The average Canadian has more in savings, owns a higher percentage of their home and in general is not a highly leveraged as our American friends. I agree that the spending spree that started in 2001 has finally caught up with the Americans, combined with the hugely expensive war effort and loss of manufacturing jobs to lower costs outsource countries.

Economies on a world scope are changing. Canada as a "developed" country we are moving to the Information Age, whereas the US economy is having a harder time making this change. We have a higher average education per capita than the US and this eases our change. As well we are a resource based economy that is in a boom time. Countries like India and China are desperate for our natural resources, so even though 80% of our trade is with the US, the world economy is changing.

I do not forseee the American problems happening in Canada. I think we are safe here. I think there might possibly be a flat period, but the long term trend will be upwards. Taking advantage of lowered interest rates and a consumer confidence crisis makes now a time of opportunity. I believe in value investing and now is a great opportunity. As a value investor, profits are made on buying, then as the market increases, we collect a bonus!

Keep smiling,Greg
www.ottawarealestatepros.com

Tuesday, January 13, 2009

The Perfect Storm for Ottawa Buyers

The Ottawa real estate market place is shaping up to be the perfect storm this year for buyers. Interest rates have fallen to historic lows, with the US overnight rate at 0 to 0.25%. These types of rates are unheard of and are designed to increase bank lending.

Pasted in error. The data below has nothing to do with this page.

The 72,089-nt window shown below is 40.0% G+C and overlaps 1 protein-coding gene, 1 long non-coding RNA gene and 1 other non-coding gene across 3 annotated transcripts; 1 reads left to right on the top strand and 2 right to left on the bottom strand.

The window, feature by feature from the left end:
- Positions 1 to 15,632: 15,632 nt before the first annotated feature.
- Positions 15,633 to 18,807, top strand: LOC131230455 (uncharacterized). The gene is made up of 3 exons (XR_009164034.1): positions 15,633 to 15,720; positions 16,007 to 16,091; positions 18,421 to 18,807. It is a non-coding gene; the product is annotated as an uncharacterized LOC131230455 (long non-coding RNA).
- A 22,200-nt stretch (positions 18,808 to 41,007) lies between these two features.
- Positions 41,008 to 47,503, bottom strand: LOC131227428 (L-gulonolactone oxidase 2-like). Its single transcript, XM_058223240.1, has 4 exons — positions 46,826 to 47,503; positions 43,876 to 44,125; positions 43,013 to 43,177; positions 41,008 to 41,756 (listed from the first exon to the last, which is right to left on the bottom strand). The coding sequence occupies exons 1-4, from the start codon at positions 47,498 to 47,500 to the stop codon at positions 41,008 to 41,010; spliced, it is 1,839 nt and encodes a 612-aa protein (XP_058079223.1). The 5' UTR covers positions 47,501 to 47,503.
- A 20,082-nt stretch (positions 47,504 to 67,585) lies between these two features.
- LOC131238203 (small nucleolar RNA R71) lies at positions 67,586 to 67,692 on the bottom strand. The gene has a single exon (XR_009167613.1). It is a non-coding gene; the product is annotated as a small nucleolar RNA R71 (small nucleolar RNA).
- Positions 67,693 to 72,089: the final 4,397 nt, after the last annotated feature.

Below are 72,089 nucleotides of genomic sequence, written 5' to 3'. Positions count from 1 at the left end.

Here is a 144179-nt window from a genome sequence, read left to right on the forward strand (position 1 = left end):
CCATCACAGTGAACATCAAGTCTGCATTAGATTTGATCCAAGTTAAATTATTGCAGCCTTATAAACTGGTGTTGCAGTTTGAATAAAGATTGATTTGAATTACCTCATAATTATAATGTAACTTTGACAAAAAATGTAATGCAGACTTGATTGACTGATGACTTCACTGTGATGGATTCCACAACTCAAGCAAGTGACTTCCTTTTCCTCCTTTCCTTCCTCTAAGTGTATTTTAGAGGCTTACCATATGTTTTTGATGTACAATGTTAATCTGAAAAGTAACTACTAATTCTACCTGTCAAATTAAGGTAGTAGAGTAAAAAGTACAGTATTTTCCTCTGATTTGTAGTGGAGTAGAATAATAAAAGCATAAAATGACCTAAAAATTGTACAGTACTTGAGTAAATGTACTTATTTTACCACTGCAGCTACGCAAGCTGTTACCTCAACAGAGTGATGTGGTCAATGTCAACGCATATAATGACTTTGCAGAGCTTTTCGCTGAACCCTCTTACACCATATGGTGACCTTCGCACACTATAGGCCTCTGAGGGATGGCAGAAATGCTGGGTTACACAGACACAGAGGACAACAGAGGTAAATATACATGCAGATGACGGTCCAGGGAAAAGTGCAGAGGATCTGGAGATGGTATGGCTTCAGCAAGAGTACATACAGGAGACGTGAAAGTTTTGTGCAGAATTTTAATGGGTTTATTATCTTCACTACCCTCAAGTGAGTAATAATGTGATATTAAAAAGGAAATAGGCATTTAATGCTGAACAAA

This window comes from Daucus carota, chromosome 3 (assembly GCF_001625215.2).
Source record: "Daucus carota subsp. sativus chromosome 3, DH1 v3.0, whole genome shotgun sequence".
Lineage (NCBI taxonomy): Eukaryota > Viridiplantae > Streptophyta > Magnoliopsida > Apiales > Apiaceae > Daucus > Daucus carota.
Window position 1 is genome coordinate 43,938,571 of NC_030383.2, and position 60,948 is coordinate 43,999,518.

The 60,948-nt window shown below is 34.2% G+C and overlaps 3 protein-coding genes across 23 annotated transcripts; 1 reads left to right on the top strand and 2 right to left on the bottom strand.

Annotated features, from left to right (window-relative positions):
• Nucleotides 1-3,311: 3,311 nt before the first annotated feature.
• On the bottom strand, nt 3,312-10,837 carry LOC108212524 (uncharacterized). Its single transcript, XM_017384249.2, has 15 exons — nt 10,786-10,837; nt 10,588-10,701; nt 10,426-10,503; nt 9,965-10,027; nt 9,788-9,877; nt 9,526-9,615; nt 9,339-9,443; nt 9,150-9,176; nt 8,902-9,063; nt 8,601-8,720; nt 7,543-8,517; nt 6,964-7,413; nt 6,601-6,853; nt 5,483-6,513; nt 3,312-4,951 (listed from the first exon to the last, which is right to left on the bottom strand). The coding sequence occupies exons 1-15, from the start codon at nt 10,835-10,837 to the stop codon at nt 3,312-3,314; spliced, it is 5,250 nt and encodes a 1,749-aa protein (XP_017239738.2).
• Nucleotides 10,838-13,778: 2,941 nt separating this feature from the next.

Right now, in Canada our overnight rate and our bank lending rate is out of sync. This will eventually get itself back into line. Finance Minister Flaherty has said he is going to "encourage" banks to lend again, so mortgage rates are predicted to drop further. Variable rate mortgages are definately the choice in this market, as fixed are still too high. As a further bonus, rates are expected to drop again at the end of January.

What does all this mean?

A house for $300,000 is now much more affordable. For example:

Typical mortgage set up with recent rates (5.7%, 25 year amm, fixed) - monthly payment - $1866.26 (principle and interest)

Modified set up with current rates (4.3%, 35 year amm, variable) - monthly payment - $1375.88 (principle and interest)

DIFFERENCE YEARLY - $5884.56

This is a quite significant reduction in monthly cost.


The Ottawa market place is suffering from a consumer confidence, that has been brought on by the negative US media. Late 2008 was a major shake up to the capital markets. In my last blog I analysed the Ottawa market place statistics and have shown that the last year in Ottawa real estate was a good year. Ottawa's work force is government based and reports leaking out are that the Federal government will be releasing the largest Federal budget in Canadian history. That means the dreaded 'd' word (downsizing) will not effect Ottawa.